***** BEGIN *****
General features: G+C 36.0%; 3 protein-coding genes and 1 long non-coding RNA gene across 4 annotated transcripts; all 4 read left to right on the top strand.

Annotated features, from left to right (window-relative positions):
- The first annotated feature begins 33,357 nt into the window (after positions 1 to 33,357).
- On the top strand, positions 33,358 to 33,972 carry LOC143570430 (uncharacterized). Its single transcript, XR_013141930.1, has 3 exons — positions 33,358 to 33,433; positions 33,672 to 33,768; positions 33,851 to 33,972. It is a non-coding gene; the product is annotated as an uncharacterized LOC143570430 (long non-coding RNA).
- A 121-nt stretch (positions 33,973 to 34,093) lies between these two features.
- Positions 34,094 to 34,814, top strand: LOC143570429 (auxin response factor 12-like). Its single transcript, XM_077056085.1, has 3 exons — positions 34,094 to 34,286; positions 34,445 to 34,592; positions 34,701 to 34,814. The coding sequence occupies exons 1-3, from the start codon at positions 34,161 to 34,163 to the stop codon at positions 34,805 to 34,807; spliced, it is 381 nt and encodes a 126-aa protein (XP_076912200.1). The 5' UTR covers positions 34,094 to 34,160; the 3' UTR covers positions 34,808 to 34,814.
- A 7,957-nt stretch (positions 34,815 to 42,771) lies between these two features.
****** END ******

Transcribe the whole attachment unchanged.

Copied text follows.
General features: G+C 36.0%; 3 protein-coding genes and 1 long non-coding RNA gene across 4 annotated transcripts; all 4 read left to right on the top strand.

Annotated features, from left to right (window-relative positions):
- The first annotated feature begins 33,357 nt into the window (after positions 1 to 33,357).
- On the top strand, positions 33,358 to 33,972 carry LOC143570430 (uncharacterized). Its single transcript, XR_013141930.1, has 3 exons — positions 33,358 to 33,433; positions 33,672 to 33,768; positions 33,851 to 33,972. It is a non-coding gene; the product is annotated as an uncharacterized LOC143570430 (long non-coding RNA).
- A 121-nt stretch (positions 33,973 to 34,093) lies between these two features.
- Positions 34,094 to 34,814, top strand: LOC143570429 (auxin response factor 12-like). Its single transcript, XM_077056085.1, has 3 exons — positions 34,094 to 34,286; positions 34,445 to 34,592; positions 34,701 to 34,814. The coding sequence occupies exons 1-3, from the start codon at positions 34,161 to 34,163 to the stop codon at positions 34,805 to 34,807; spliced, it is 381 nt and encodes a 126-aa protein (XP_076912200.1). The 5' UTR covers positions 34,094 to 34,160; the 3' UTR covers positions 34,808 to 34,814.
- A 7,957-nt stretch (positions 34,815 to 42,771) lies between these two features.